Surprised? If so, it's because we've become accustomed to hearing a drumbeat of negatives about family caregiving: It's costly, stressful, time-consuming, relationship-zapping. And no doubt, it has its challenges: Jim logs many hours managing his dad's insurance, taxes, bills and other paperwork. My workdays are sliced by doctor visits; new brands fill my shopping basket: Lactaid, Brylcream, Depend. There are dozens of pills to track and sort. More laundry, less privacy. Constant vigilance.

Next-wave research may suss out why the rewards persist in the face of the drudgery. Women, for example, tend to perceive more rewards from the role than men. African American and Latino families see benefits more than Caucasians. Is it cultural? Spiritual? Poulin thinks people may be "hardwired" so that tending to the needs of others helps reduce anxiety.

I know that I've found unexpected benefits. My father-in-law and I bond over our morning coffee. I learn about growing up in the Depression and what's new with his grandchildren (10, including mine, whom he follows as avidly as the others). His random comments are verbal hugs: "Do you ever look in the mirror and say, 'I have beautiful children?' " "I watch you and Jim — you make a real good team." "I tell you what, I'm so happy to be here." "I'm so glad Jim found you."

He makes me ache for my own dad, gone five years now. I was unable to take him in when he was widowed and needed care because my marriage had been in its death throes. Doing things for Jim's father is a way of honoring mine. I love, too, that my daughters have gained a bonus grandpa after losing the only one they ever knew. My girls don't know yet what a rare gift it is to grow up attuned to three generations.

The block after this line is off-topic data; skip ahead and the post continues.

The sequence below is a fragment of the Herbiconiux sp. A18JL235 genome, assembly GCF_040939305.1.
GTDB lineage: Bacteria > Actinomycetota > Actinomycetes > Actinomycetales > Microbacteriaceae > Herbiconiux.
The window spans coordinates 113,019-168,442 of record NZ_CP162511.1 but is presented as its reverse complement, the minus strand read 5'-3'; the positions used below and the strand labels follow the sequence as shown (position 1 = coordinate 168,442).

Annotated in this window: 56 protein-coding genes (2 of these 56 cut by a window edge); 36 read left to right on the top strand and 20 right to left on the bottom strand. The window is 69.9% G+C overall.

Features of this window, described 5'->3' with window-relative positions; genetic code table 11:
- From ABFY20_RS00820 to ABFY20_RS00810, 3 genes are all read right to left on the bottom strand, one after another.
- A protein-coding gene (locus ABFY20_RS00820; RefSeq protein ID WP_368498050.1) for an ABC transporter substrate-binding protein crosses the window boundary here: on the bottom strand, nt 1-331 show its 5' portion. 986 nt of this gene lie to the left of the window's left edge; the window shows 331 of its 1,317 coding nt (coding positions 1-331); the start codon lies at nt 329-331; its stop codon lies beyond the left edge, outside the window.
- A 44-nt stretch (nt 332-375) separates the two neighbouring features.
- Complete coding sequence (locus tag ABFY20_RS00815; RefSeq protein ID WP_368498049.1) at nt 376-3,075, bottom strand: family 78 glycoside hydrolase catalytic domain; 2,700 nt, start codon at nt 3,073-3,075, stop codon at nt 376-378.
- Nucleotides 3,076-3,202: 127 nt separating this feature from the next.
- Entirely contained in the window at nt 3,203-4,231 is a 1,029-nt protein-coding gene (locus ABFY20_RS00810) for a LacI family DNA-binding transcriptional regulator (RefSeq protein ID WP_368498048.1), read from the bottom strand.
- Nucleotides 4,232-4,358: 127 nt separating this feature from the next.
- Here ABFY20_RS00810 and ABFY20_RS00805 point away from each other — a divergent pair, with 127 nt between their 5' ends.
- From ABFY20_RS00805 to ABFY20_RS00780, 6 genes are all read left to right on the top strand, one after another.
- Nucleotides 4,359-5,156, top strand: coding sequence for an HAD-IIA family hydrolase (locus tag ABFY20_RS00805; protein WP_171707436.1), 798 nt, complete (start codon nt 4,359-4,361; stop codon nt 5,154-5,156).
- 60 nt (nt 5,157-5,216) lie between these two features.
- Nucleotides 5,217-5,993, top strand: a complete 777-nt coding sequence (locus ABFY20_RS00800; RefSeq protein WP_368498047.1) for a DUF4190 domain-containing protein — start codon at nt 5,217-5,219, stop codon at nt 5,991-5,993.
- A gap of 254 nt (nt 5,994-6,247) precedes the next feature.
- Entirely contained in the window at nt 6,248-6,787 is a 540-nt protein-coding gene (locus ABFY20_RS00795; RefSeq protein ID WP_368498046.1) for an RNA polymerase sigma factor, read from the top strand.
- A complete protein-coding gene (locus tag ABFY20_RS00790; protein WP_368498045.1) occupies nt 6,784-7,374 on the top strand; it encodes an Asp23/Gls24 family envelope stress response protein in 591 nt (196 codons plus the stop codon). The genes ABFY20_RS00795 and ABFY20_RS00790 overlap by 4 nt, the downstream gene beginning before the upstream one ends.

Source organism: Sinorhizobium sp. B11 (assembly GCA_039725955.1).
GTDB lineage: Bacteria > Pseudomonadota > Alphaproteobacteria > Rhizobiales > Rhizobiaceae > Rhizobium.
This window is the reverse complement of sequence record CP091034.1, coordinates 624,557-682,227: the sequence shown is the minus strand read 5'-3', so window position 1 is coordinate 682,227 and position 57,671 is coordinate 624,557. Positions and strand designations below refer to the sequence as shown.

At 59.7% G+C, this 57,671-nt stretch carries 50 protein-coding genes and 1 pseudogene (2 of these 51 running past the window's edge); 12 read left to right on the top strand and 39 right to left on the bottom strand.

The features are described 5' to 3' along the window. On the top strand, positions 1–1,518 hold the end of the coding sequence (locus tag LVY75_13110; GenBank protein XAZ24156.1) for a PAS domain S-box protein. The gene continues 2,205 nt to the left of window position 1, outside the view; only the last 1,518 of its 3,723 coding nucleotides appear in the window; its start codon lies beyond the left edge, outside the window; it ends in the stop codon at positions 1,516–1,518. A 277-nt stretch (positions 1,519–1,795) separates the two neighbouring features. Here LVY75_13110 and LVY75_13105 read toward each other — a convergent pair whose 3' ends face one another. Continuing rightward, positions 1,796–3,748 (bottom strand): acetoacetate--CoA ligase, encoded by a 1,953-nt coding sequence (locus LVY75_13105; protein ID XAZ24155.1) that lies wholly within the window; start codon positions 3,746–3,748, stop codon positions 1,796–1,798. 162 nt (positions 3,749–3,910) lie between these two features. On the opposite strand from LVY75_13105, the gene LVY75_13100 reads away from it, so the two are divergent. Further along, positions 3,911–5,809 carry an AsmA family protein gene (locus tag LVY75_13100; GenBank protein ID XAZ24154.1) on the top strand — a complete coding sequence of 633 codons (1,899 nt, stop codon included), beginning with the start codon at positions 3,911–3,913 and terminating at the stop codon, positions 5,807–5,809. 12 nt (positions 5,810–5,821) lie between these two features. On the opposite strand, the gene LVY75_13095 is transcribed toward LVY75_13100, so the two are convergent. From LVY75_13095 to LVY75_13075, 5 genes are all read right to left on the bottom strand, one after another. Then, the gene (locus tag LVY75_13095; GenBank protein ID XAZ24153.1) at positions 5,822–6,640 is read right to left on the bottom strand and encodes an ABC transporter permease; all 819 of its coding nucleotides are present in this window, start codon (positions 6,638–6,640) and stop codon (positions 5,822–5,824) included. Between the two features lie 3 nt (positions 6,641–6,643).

Of course I worry about how we'll fare when my father-in-law grows frailer and needier. We've seen some hints of that: On his second night here, he fell out of bed. I'd risen at 5:30 to take my daughter to the airport and heard his plaintive cries in the dark. He'd been on the floor for two hours, unable to rise. "I've never been so happy to see someone!" he said, as I cradled his head, terrified he'd broken a hip. Fortunately, he was fine.

His doctor ordered home visits by a physical therapist to improve balance and strength. I was skeptical at first — PT at 93? Now, this man who could barely shift from a wheelchair to our car when he arrived at the airport does wobbly squats and leg lifts on the patio.

"You'll be doing yoga soon," Jim teases. I tell him he should grow a ponytail to surprise his Maine family with a new California look. Whenever we make him grin, I can almost feel my heart grow a little.

Maybe it does. "People who find positive aspects of caregiving are not wearing rose-colored glasses or naively ignoring problems," Haley says. "It's a beneficial form of coping with stress."

On the night of the birthday brunch, a 6.0 earthquake struck Napa Valley, its epicenter right where we'd just been. At home, an hour away, our beds shook. Living with an elderly parent is a bit like living in quake country — you can get preoccupied fretting over that next fall, the next heart attack, the next cold that could turn into pneumonia.

Or you can focus on the golden moments. After all, bad things don't just happen when you're 93, something Jim, who lost his first wife to cancer, and I both know all too well.

"What's your favorite thing about living in California, Dad?" Jim asked him recently. "The food? The weather? The scenery?"

The long pauses before my father-in-law answers always make me think he hasn't heard. Finally he finds his breath. "The family," he said in a voice strong with emotion. "Family is the best thing."

Paula Spencer Scott is the author of Surviving Alzheimer's: Practical Tips and Soul-Saving Wisdom for Caregivers.